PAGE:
*I have Anthurium seedlings, but the pollination had already happened when I bought the plant; I've never been able to get them to do anything here, even when I had several flowers open at once. I wish I knew how Anthurium breeders do it, 'cause I would love to come up with my own Anthurium crosses.

Anonymous said...

mr_subjunctive said...


The previous comment looks like spam, but it's not.

Rameen said...

I was wondering if you ever managed to procure anything viable. I've been finding these plants, and taking cuttings of the plantlets that grow from stems shooting out out from between leaf crotches. One of the offshoots I found had another offshoot (imagine the possibilities!)And another of the offshoots had a stem and flowered that night and for just one day. Auspiciously, my potted comosum had a stem which, on that day, also flowered. I performed to the best of my abilities what I think is "pollination." I think the offshoot is kind of embarassed as it is turning a little brown.
Anyway, I'm interested in harvesting seeds from either of them if possible. I'm not sure how well the cutting with a flower stem will bear, as it only has one stem in water.

Do you have any clue how these plants might connect to their offshoots and stems? I assumed if I put the cut stem, with the offshoot on the end, in water, it would be okay for a while.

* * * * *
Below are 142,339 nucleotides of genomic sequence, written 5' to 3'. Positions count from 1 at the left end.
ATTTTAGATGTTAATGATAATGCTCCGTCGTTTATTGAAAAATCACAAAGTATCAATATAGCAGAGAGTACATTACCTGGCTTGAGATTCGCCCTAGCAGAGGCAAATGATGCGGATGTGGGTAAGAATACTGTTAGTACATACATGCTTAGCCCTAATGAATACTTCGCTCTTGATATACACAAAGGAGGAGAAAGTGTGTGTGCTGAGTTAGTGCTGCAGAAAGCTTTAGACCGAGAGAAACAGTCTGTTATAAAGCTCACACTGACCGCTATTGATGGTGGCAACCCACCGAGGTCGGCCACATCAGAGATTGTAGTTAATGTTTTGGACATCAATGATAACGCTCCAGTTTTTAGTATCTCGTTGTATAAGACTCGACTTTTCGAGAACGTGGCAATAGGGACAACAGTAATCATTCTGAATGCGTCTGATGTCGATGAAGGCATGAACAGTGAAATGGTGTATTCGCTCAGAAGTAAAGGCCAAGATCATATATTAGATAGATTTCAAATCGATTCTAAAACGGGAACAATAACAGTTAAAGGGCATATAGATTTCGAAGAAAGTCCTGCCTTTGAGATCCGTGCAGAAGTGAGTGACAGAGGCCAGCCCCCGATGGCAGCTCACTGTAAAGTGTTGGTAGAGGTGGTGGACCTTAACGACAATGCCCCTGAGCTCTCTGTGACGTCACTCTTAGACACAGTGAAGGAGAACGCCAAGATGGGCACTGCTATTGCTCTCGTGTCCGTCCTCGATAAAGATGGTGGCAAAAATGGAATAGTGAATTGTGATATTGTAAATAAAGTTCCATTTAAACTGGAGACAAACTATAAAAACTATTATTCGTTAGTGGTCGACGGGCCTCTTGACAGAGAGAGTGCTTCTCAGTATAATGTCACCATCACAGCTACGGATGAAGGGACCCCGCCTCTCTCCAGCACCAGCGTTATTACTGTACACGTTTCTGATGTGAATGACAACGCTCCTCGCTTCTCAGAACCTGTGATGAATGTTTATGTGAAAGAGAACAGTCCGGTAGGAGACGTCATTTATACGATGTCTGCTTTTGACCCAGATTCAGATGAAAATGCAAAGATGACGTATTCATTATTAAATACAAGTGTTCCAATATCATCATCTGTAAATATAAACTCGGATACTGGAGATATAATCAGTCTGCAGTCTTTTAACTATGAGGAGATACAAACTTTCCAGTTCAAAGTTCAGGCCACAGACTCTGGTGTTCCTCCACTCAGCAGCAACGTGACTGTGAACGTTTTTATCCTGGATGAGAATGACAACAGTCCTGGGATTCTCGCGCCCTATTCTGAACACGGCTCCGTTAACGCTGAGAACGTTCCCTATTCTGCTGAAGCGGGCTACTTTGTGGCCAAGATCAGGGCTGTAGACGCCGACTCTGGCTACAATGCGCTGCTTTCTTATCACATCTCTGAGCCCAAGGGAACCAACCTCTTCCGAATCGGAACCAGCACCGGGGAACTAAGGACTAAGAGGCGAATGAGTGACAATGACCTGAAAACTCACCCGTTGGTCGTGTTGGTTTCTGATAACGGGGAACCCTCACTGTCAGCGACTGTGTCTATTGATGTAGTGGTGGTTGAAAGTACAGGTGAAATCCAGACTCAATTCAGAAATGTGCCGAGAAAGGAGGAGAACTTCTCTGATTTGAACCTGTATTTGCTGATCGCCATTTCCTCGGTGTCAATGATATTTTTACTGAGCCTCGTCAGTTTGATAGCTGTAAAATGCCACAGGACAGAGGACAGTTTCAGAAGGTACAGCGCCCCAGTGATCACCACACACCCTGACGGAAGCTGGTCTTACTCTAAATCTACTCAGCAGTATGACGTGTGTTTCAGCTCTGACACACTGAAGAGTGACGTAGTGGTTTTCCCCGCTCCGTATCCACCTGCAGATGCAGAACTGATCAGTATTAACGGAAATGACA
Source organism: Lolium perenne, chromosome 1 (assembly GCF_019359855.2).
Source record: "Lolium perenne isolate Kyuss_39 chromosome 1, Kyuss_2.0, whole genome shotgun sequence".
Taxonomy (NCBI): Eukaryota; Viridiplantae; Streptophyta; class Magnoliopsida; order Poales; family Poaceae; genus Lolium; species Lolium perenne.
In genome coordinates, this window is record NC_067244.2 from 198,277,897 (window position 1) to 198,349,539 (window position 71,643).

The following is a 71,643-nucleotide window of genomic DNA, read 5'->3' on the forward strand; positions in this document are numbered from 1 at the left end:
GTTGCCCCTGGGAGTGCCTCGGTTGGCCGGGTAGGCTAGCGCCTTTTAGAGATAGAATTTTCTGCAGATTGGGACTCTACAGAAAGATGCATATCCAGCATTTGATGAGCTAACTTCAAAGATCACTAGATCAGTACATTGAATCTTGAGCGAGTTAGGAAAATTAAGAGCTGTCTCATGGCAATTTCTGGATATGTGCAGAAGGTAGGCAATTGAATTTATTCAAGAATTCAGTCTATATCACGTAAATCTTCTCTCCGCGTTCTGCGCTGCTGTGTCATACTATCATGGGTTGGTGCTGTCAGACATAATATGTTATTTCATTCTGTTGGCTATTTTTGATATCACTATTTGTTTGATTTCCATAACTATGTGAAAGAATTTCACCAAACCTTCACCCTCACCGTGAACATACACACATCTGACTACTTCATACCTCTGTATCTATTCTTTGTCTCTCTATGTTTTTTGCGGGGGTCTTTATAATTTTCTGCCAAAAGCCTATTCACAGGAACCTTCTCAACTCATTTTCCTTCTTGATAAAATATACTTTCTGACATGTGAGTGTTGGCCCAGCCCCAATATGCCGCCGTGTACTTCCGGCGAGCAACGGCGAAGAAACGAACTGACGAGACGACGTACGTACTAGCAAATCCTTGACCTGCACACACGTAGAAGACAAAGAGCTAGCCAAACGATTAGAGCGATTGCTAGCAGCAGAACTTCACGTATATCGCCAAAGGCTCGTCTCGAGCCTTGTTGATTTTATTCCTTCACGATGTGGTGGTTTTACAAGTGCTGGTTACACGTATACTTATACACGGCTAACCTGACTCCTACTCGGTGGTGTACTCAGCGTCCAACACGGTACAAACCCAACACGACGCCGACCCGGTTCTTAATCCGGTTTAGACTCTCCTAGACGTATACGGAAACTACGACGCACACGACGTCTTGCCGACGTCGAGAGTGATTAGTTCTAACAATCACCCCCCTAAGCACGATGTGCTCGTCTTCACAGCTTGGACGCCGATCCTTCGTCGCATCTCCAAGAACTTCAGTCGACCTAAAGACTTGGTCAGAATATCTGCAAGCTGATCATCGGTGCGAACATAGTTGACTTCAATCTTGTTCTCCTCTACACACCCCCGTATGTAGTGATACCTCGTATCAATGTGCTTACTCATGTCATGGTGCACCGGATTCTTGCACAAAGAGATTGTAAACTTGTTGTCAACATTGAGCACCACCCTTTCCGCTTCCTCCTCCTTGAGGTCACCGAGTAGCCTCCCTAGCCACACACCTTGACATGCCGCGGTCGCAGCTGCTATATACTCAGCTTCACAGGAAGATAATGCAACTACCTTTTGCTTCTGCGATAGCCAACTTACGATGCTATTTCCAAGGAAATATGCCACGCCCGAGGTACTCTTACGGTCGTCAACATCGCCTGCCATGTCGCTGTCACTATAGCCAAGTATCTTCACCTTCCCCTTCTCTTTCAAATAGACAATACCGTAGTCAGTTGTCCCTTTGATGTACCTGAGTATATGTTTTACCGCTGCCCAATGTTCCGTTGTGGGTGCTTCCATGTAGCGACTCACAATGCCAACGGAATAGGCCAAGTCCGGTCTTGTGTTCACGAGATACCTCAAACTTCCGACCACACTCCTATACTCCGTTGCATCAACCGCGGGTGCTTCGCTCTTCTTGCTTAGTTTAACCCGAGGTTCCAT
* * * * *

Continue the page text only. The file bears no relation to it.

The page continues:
I know that moisture will cause them to root right away, but I'm wondering if it's possible to maybe keep the plant in nutritive water via stem, and never have it root.

mr_subjunctive said...


So far, the pods (two total) are still attached to the plant. I'm waiting for them to decide to dry/open on their own before I attempt to plant them.

I'm a little confused about the rest of your comment: you're saying that you have a 'Charlotte'-like plant that forms runners? 'Cause so far for me, 'Charlotte' has only ever formed suckers (usually forming one only when the main plant is about to die; the sucker then becomes the main plant and carries on until it's about to die, at which point it produces a sucker).

Rameen said...

They didn't seem like suckers. The mother I received them from was nowhere near any soil, but had a few stolons rooting in water.
I found that some of the mother plant's runners, with plantlets on the ends,(and no roots) had produced its own stolon with another plant on the end. So, Stolons on stolons.

Similar behavior found here:

I haven't planted any of them, but hopefully the one with a flower stalk will keep its seeds

mr_subjunctive said...

I don't really know how the stolons connect to the plantlets exactly, no, though the connection weakens over time, as the plant ages, so there does come a moment where the plantlet either needs to find soil or die.

You can root the plantlets in water directly, without bothering with the stolon. I don't know whether the stolon could keep the plantlet going for very long: as far as I know they won't root, and if the stolon is separated from the original plant, I don't think it's likely to stay alive for very long. Not as long as the plantlet will, in any case.

In the plantlet-that's-growing-a-plantlet situation, you could, I'm pretty sure, get away with rooting the daughter in water (or soil, obviously) and letting the granddaughter live off of the daughter. C. comosum can live in water more or less indefinitely so long as the water is changed often.